Al Aronowitz is often referred to as “the godfather of rock journalism.” But his roots are in the tradition of the writers who trailed behind the Old West’s outlaws and revolutionaries, embellishing the truth to delight an eager readership.
However, Al was always more a participant than a mere observer, positioned early at the crossroads of one of modern America’s defining eras. Indeed, his influence was a catalyst that helped precipitate the psychosomatic eruptions that ripped the social fabric and gave life a new soundtrack.
Bob Dylan’s first meeting with the Beatles was one such pivotal event, which anchors this intriguing collection of anecdotes. It was the summer of 64, just before the US release of “The Beatles for Sale.” The Fab Four were still composing ditties like “I Don’t Want To Spoil the Party” and covering standards such as “Kansas City.”
By now an unofficial attaché for Dylan, Al stepped in and introduced him to the Liverpool mop tops. Exactly a year later the Beatles released “Help!” The album and the movie soon got their fans wondering: “Are these guys stoned?” Al Aronowitz knew the truth. He had personally turned them on at the Hotel Delmonico on Manhattan’s Park Avenue on August 28th 1964.
Working on assignment for the New York Post, Al became a fixture in an emerging scene populated by rockers, activists and alchemists. Another heavy presence was Murray the K, who spurned the typical 50s DJ hype to initiate a new 60s style.
Al reports: “When the Beatles first landed in New York in 64 every hotshot DJ in the world who commanded an expense account headed for the Plaza expecting an exclusive interview, but when Murray showed up it wasn’t with a tape recorder, it was with the Ronnettes.” A tide of troubles separated these old friends in the end. They no longer spoke, Murray had a heart attack and Al lost his coveted position at the New York Post.
Then there was Woodstock – before, during and after Big Pink’s basement became legend. Al was a devoted Dylan fan, nearly moving in with him. He recalls lying awake all night listening to Marvin Gaye’s “Can I Get A Witness” over and over, as Dylan typed up the original drafts of “Mr. Tambourine Man” in the next room. This prompted George Harrison to quip years later: “I’ll bet you can find every note of ‘Can I Get A Witness’ in ‘Mr. Tambourine Man’ if you looked for them.”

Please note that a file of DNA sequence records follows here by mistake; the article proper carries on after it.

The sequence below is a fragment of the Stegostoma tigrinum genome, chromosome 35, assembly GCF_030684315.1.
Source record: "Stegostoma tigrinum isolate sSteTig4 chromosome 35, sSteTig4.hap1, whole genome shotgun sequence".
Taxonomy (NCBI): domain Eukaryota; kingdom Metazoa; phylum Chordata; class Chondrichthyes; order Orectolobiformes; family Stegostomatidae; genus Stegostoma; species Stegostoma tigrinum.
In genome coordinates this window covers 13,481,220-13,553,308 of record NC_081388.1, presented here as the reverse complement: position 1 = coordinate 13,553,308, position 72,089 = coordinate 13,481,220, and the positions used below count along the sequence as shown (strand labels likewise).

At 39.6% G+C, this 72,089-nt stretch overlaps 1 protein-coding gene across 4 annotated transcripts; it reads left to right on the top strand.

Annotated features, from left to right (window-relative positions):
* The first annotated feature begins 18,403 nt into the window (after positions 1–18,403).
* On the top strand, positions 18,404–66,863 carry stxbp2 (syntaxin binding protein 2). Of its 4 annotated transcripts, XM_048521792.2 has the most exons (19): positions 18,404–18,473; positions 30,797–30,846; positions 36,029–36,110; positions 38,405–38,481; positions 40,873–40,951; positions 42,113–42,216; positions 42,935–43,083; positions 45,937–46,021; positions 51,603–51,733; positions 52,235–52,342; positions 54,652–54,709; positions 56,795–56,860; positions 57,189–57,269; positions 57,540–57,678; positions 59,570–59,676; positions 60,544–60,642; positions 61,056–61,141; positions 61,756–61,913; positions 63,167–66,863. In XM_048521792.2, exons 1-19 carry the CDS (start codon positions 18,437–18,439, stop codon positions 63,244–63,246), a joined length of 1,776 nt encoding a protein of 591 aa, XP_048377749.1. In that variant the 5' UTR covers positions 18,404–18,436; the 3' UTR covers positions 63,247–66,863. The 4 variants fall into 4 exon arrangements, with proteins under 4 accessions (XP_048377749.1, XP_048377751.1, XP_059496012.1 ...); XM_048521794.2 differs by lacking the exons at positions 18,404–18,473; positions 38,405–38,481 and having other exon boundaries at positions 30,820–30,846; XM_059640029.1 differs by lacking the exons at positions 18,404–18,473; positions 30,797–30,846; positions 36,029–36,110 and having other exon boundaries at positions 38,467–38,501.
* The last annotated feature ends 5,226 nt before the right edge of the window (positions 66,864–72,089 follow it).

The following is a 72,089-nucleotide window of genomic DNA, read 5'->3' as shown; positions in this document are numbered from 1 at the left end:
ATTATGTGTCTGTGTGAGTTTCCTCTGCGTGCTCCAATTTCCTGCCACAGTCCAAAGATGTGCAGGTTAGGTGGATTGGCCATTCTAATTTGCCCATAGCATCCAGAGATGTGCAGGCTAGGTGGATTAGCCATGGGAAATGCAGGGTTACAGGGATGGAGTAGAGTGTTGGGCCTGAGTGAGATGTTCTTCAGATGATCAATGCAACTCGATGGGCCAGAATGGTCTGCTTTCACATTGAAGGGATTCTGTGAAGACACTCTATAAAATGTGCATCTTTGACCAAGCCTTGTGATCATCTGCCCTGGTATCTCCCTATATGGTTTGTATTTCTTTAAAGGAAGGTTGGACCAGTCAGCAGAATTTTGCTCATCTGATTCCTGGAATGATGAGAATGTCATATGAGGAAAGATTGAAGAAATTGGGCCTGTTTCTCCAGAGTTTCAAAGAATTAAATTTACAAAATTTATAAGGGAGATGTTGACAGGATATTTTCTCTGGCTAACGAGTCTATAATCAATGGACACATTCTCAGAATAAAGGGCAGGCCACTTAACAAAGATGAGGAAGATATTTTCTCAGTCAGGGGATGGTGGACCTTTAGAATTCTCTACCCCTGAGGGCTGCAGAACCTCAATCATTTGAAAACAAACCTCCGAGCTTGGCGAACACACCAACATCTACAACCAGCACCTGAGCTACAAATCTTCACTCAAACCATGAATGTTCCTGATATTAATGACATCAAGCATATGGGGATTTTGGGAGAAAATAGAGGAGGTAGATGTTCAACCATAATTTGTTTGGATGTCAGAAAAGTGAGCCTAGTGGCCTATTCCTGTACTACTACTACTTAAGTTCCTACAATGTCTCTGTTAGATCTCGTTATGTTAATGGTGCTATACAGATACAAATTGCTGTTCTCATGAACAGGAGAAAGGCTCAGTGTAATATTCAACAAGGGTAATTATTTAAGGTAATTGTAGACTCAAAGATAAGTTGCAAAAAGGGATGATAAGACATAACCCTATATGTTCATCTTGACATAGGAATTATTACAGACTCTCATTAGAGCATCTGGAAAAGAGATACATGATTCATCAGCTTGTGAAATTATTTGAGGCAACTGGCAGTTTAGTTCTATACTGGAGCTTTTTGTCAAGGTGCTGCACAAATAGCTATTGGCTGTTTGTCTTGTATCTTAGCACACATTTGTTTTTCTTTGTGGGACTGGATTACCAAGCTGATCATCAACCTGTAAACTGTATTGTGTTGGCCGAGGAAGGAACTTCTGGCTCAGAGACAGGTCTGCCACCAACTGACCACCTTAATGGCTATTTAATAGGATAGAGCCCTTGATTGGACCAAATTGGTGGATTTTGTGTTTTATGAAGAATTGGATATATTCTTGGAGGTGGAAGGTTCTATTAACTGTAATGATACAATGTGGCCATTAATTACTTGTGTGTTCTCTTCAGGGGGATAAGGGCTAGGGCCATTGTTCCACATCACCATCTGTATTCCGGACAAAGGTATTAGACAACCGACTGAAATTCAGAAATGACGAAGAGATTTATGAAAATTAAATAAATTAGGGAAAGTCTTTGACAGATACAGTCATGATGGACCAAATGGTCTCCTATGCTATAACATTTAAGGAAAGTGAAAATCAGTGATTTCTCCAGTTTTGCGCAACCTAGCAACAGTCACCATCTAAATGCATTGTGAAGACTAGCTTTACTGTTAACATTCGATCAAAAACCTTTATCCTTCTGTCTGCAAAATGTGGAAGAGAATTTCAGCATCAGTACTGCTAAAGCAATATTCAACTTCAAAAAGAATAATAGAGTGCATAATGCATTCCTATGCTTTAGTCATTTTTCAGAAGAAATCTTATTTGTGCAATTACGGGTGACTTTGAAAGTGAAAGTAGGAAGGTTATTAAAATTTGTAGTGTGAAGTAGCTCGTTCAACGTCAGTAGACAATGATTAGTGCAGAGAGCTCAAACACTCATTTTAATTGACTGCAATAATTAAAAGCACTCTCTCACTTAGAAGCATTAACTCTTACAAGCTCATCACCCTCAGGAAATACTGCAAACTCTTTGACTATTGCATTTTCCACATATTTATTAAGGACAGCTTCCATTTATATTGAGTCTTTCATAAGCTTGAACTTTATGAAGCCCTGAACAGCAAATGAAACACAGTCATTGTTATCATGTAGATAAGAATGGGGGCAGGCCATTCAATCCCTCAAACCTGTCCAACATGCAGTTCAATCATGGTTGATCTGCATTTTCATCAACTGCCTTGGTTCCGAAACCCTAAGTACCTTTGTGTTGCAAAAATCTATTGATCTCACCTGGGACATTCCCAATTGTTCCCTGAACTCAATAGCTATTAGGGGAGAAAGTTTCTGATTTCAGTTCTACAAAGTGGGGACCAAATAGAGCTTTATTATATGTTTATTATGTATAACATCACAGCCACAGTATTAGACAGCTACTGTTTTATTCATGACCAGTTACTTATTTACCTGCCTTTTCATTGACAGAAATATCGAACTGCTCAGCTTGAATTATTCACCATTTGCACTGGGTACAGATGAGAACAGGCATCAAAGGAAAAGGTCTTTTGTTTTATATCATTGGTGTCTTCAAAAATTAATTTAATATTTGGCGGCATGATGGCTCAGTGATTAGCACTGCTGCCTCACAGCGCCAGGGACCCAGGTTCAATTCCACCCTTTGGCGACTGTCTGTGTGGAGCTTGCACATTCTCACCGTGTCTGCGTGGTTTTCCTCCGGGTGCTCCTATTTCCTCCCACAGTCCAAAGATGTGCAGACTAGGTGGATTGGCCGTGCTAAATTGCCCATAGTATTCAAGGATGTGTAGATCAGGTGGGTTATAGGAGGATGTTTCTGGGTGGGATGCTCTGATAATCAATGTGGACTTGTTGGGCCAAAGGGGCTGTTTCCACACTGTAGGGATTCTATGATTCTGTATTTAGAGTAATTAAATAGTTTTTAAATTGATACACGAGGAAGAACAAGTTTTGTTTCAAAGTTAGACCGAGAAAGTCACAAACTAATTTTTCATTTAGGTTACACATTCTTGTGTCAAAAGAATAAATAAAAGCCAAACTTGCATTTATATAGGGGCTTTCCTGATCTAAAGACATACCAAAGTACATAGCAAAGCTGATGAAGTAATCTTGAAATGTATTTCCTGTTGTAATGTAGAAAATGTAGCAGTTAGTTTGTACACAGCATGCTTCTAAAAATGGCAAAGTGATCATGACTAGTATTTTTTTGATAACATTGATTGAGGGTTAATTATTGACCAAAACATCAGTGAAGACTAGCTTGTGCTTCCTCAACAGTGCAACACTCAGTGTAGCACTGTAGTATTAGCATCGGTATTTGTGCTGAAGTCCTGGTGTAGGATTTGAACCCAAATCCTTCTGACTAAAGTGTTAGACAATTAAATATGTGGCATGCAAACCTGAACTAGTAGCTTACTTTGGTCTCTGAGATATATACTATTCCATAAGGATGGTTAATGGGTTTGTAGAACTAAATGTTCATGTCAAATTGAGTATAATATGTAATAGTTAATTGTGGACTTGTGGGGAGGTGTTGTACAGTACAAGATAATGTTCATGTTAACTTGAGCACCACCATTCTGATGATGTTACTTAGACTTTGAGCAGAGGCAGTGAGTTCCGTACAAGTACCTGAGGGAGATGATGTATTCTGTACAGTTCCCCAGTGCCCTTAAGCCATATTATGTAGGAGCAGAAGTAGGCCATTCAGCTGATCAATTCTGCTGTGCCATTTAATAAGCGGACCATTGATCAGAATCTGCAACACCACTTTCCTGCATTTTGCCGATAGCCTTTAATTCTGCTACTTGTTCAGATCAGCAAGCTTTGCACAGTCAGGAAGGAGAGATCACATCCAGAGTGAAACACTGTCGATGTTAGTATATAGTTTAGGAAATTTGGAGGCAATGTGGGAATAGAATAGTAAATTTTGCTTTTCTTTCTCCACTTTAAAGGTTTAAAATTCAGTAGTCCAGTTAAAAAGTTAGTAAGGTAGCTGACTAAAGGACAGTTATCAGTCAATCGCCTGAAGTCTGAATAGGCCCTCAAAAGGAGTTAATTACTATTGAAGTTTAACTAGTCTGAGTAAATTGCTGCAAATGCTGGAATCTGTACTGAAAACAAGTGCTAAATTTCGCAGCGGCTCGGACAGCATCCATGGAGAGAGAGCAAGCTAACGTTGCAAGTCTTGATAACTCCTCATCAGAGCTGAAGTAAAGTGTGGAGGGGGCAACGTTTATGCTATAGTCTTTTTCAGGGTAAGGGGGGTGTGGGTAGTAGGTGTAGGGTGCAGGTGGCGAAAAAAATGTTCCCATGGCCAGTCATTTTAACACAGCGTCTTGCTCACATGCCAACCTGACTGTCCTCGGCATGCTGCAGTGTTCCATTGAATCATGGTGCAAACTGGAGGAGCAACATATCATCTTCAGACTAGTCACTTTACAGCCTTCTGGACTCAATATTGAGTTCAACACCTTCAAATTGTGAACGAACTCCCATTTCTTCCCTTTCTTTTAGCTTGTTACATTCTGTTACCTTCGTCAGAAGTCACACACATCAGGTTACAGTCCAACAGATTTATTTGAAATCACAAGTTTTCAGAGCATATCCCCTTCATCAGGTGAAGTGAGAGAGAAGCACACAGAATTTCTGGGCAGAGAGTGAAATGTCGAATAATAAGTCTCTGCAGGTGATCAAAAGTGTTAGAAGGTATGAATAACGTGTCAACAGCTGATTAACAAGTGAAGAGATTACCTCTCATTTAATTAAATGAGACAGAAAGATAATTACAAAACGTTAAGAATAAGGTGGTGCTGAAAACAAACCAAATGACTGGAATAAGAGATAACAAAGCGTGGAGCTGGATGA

The book is thick with repetitive apologies and disclaimers, as Al remembers all the people who no longer speak to him. Dylan is foremost among them, true to his habit of “treating everyone like old shoes.” Other factors played a part in the social ostracism. Aronowitz became a freebase junkie, entering a recreational hell that puts dampers on anyone’s friendship. He became, he admits, an “Assaholic.”
His relentless idolization of Dylan gets a little tedious — “He could string words together with God-like power and charm the rattles off a snake’s ass.” Yet he never misses a chance to point out what a complete jerk the cultural hero was, especially to those closest to him. The sharp barbs and cruel ad-libs provide no insight into Dylan’s creative process, though this is redeemed somewhat by his descriptions of Dylan’s life in Woodstock with his wife Sara (“Sad Eyed Lady of the Lowland”), his respect for her, and her calming influence.
Though his association with Dylan and most of the Beatles quickly faded, Al managed to remain on intimate terms with George Harrison. Al’s descriptions of their meetings at his estate at Henley-on-Thames takes a much different tone than the serrated edge he uses to rip Dylan. Mind games were not Harrison’s prime directive. We learn how George asked Al to contact Buckminster Fuller for advice on how best to use the proceeds from The Concert for Bangladesh.
Scattered through these accounts of meetings with people who fanned the flames of lyrical truth and social enlightenment, Al’s honesty twinkles, sometimes between the lines. He acknowledges his ambition to make a million dollars in the writer’s trade, yet wound up “losing [his] diplomatic immunity.”
For anyone trying to untangle the matrix of the 60s, “Bob Dylan Meets The Beatles” is an essential reference for demystifying what the author refers to as: “one of the most self-destructive binges of creativity in cultural history.”
© 2004 Hammond Guthrie